The University of Maryland Medical Center (UMMC) Obstetric Anesthesia team knows the birth of your baby is a very special time. Anesthesia specialists work on the UMMC Obstetric Care Unit every day. If a patient has medical issues that affect options for pain control, the OB doctor or midwife may ask the team to meet you earlier in pregnancy.
Each woman’s labor is unique. Labor pain also feels unique for each woman. For some, the pain is manageable. Other times, pain medicines are helpful.
- How strong your contractions are
- Your baby’s size
- Your baby’s position
- Your past experience with pain
- Your beliefs and fears about labor
Types of Pain Relief
Natural Pain ReliefToggle accordion item
How can pain be treated without medicine?
- Deep breathing
- Warm showers
- Heating pads
- Massage therapy
- Counter pressure
- Changing position (walking, standing, sitting, rocking)
- Using a labor ball
Intravenous (IV) MedicinesToggle accordion item
Sometimes labor pain is too strong. Medicines to provide pain relief are often given by injection into an IV.
IV medicines are used in early labor to:
- Decrease the level of pain
- Make contractions more bearable
- Make the patient feel sleepy
Nitrous Oxide (Laughing Gas)Toggle accordion item
- Breathing nitrous oxide can help decrease labor pain
- Nitrous oxide and oxygen are administered through a facial mask
- Patients breath the laughing gas during contractions and breaths of normal air between contractions
Epidural AnesthesiaToggle accordion item
An epidural procedure is the practice of injecting medicine into the back of the patient to numb the lower part of the body. Medicines injected into the epidural space do not make the patient sleepy. Anesthesia experts administer these special medicines.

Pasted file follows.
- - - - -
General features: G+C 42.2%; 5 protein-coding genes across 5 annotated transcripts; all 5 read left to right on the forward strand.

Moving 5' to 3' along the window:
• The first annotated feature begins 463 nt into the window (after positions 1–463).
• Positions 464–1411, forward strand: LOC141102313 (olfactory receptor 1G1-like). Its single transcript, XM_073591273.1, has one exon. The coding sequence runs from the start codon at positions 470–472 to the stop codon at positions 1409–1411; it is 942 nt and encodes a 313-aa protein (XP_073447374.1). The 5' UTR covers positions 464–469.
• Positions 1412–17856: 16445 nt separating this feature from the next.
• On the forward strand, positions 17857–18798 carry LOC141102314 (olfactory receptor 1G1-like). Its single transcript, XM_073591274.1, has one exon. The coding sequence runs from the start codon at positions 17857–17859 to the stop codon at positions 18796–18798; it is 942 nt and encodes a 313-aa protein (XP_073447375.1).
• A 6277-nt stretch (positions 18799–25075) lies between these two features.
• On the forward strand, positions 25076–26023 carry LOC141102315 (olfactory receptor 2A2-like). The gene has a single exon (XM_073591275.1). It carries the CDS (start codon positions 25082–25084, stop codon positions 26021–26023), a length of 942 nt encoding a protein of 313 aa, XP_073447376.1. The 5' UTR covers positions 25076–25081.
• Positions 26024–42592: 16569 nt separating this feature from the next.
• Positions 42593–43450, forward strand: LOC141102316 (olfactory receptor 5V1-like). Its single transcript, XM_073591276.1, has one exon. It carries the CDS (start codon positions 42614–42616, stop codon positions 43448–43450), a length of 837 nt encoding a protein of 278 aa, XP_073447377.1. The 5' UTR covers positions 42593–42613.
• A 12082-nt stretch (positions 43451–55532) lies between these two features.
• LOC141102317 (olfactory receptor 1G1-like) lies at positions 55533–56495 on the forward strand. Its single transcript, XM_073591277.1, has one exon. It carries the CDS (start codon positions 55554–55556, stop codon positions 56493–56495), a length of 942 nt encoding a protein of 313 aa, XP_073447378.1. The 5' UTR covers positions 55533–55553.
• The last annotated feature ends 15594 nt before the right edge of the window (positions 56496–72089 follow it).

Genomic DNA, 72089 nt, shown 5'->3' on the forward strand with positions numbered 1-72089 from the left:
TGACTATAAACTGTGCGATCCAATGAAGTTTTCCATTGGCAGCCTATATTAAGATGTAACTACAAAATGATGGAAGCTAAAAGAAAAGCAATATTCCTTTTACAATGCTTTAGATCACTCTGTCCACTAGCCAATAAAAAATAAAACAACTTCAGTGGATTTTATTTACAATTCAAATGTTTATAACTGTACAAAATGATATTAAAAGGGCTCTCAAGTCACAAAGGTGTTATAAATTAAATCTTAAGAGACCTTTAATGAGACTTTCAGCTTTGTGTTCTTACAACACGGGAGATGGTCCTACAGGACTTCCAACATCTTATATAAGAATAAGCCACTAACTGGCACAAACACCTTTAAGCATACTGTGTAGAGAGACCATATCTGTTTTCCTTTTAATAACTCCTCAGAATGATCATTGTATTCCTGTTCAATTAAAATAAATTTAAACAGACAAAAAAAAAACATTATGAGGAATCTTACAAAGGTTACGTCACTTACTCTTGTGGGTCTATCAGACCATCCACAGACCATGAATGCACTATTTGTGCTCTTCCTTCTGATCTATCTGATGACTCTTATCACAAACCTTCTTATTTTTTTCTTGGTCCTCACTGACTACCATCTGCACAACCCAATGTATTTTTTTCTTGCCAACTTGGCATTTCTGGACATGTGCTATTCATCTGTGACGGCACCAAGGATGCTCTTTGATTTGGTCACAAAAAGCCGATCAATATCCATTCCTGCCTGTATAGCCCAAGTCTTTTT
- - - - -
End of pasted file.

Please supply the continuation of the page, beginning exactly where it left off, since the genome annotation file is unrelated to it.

What is it like to have an epidural?
- Less intense labor pains
- Legs feel weak/heavy
- Pain relief without feeling sleepy
- Still feeling tightness and pressure with contractions
When can I get my epidural?
- Usually done during active labor
- Speak with the OB doctor, a midwife and an anesthesia doctor about timing
- If the child is crowning, it may be too late for an epidural
How are epidurals done?
- Support person goes to the waiting room
- Sitting on the edge of the bed the patient will arch their back into a C shape (see picture)
- Anesthesia specialists will numb the patients epidural space
- The patient will feel pressure in their back while the specialist locates the epidural space
- The anesthesia specialist will put in a thin plastic tubing (epidural catheter) into the epidural space
- Once the tubing is in place the needle is removed
- The anesthesia specialist will connect the epidural tubing to a medication pump
- Epidurals can take 15 to 20 minutes
- Epidural medicines take between 5 and 10 minutes to take effect
What does the nurse check after the patient receives an epidural?
- Pain levels
- Blood pressure and heart rate
- Ability to urinate
What are some epidural side effects?
- Feeling itchy
- Hard to pee on your own
- Low blood pressure
- Uneven pain relief
- Back pain
- Bleeding or infection at injection site
- Nerve damage (extremely rare)
The healthcare team is prepared to treat any and all side effects.
Spinal AnesthesiaToggle accordion item
Spinal Anesthesia is used for cesarean section (C-section) and is very similar to an epidural procedure.
- The spinal needle goes past the epidural space and into the spinal fluid
- Spinal medicine makes the lower body numb and weak
- Spinal anesthesia can make the patient numb enough to have surgery while conscious without pain
General AnesthesiaToggle accordion item
A cesarean section (C-section) is when a baby is delivered with surgery instead of labor. When a spinal or epidural cannot be done, the back-up option is general anesthesia (“going to sleep”).
This is when the Obstetric Anesthesiology team uses medicine to put the patient under until the C-section has been completed.